Of Feather And Bone Channel Aztec Rage on 'Bestial Hymns of Perversion'

Of Feather And Bone Channel Aztec Rage on 'Bestial Hymns of Perversion'
Photo: Pale With Decay
On their latest full-length, Bestial Hymns of Perversion, Of Feather and Bone present a fittingly savage slice of raging death that manages to stand apart from the masses, both in its quality as well as inspiration. The term "death metal" immediately evokes images of gore and depravity, serial killers and sexual violence; OFAB break away from these tropes via the folklore of ancient Aztec and Mexican culture.
Bassist and vocalist, Alvino Salcedo spoke with Exclaim! about what led him to bring this largely untapped corner of history to the forefront in such a furious manner.
"We never wanted to bring politics into the band. We're not religious by any means… everyone's an atheist in the band, and it seemed so corny to be, 'Satan this! Satan that!' We don't really give a fuck about that. So I figured, 'Why don't I take something that I do know about, which is my heritage?" My dad is from  Mexico, and my mom is from here in Colorado, and they both raised me with this kind of appreciation of our culture and learning to embrace it. And through time, reading about all that kind of stuff, whether it be indigenous movements or just the overall mysticism, stories, and folklore."
Using his cultural background as a kind of vehicle for the lyrics, Salcedo found it also allowed him to branch out into other aspects of humanity, enabling him to express his own "staunch stance of anti-Christianity" in a more genuine, personal view than that of an outsider simply tapping into the Norwegian and Pagan perspectives.
"A lot of our wrongs in this world are based off of religion, especially Christianity," Salcedo continues. "That was where I was like, 'I can't let it go unnoticed, I can't just sit there be the atheist, saying, "Oh, this doesn't matter because it doesn't exist."' But it does exist, it's around us everywhere.
 "I can make a direct correlation and say that my Aztec culture was wiped out by Christians. They traded knowledge, wealth, land for a bible and disease. The complete destruction of who they were."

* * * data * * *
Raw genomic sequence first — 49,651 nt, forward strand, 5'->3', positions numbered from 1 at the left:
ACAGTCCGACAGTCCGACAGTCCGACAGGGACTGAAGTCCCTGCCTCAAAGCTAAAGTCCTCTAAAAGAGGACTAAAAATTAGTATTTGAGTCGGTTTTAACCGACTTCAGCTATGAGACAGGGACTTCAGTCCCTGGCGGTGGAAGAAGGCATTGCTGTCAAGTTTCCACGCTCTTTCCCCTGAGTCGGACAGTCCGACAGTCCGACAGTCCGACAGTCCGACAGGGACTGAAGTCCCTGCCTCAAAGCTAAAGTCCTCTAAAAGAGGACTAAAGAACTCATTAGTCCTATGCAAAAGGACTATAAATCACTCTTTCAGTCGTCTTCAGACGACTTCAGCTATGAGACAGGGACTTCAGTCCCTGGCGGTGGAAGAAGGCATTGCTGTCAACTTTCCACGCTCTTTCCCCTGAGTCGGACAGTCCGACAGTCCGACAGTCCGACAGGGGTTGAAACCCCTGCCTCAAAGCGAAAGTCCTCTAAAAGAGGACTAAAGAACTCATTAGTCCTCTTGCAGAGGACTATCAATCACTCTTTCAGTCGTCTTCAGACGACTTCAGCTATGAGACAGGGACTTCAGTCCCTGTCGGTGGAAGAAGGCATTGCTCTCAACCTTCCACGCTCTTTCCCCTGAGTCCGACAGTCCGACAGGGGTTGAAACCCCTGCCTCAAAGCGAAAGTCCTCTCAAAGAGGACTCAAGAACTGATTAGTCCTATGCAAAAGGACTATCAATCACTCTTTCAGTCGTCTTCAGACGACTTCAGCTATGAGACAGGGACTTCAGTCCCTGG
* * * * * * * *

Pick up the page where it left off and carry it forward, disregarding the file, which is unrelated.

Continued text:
Salcedo agrees that this cultural perspective helped feed into the savagery that permeates Bestial Hymns, and that much of that anger "came from learning about all of the temples or pyramids that were built by these people. These were great feats that were done before modern technology. And to know that, within Mexico city… Catholic cathedrals are built upon the remnants of what was left."
The folklore of the Aztec peoples is deeply rooted in the macabre. The obvious element of human sacrifice aside, Alcedo noted that for the lyrics he was inspired by the ideas of "death rituals" and their underworld, but also led into more personal territory that imbued the album with further meaning for him.
"We are a death metal band, but it's not like we worship death. And I do meet a lot of people who are like, 'death this, death that,' but when death takes someone close to them, they crumble, [and] don't know how to handle it. They don't understand that this is just a part of the natural cycle, and I think that's what attracts me to a lot of the Indigenous cultures, is that they embrace it. I lost my mother about ten years ago, and when [that happens] you don't really know how to cope, you just [think] this is the end of my world, too. But as time goes on [you accept] that we're all going to do this. So it all fit together, taking the personal aspect of it, but also using the culture, [as well as] taking a stab at Christianity. It all kind of intertwined with one another."
Salcedo's words help shed light on the inner workings of Bestial Hymns and what has resulted in one of 2018's best releases thus far. Since their inception in 2012, OFAB have been one of the metal underground's best-kept secrets. However, with the band's signing to Profound Lore Records and the release of the new album, there has been a considerable surge in notoriety.
"I'd say 90 percent of that we don't notice. [But] with anything, the important thing is just try to stay humble with it. I do see bands that start to lose themselves [and] who they are. We've toured relentlessly for the past six years [and] played the worst of the worst shows… [but] that's part of the growing process [and] we've had to scrounge from the bottom up. If you put all your work and time into something and it pays off, why not be proud of it?"
Bestial Hymns of Perversion is out now on Profound Lore.